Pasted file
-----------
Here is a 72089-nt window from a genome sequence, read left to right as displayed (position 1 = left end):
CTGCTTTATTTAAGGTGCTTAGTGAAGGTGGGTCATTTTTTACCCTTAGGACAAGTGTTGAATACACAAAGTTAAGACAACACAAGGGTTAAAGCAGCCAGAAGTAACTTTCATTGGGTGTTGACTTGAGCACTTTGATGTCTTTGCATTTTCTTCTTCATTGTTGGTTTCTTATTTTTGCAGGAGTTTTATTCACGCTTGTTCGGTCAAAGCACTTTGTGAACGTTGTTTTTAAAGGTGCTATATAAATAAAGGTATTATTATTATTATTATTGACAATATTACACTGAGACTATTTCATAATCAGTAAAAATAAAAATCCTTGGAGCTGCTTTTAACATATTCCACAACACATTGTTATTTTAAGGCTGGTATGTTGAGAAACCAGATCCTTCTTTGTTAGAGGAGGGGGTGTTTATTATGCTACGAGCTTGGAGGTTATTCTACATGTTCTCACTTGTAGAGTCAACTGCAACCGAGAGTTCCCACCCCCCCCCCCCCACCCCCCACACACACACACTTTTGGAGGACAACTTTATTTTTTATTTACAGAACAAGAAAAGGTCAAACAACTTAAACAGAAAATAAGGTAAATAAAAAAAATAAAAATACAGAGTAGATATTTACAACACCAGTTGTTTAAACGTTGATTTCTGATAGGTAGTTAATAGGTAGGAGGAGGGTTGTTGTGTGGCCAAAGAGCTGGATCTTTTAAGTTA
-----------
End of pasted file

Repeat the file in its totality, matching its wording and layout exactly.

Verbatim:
Here is a 72089-nt window from a genome sequence, read left to right as displayed (position 1 = left end):
CTGCTTTATTTAAGGTGCTTAGTGAAGGTGGGTCATTTTTTACCCTTAGGACAAGTGTTGAATACACAAAGTTAAGACAACACAAGGGTTAAAGCAGCCAGAAGTAACTTTCATTGGGTGTTGACTTGAGCACTTTGATGTCTTTGCATTTTCTTCTTCATTGTTGGTTTCTTATTTTTGCAGGAGTTTTATTCACGCTTGTTCGGTCAAAGCACTTTGTGAACGTTGTTTTTAAAGGTGCTATATAAATAAAGGTATTATTATTATTATTATTGACAATATTACACTGAGACTATTTCATAATCAGTAAAAATAAAAATCCTTGGAGCTGCTTTTAACATATTCCACAACACATTGTTATTTTAAGGCTGGTATGTTGAGAAACCAGATCCTTCTTTGTTAGAGGAGGGGGTGTTTATTATGCTACGAGCTTGGAGGTTATTCTACATGTTCTCACTTGTAGAGTCAACTGCAACCGAGAGTTCCCACCCCCCCCCCCCCACCCCCCACACACACACACTTTTGGAGGACAACTTTATTTTTTATTTACAGAACAAGAAAAGGTCAAACAACTTAAACAGAAAATAAGGTAAATAAAAAAAATAAAAATACAGAGTAGATATTTACAACACCAGTTGTTTAAACGTTGATTTCTGATAGGTAGTTAATAGGTAGGAGGAGGGTTGTTGTGTGGCCAAAGAGCTGGATCTTTTAAGTTA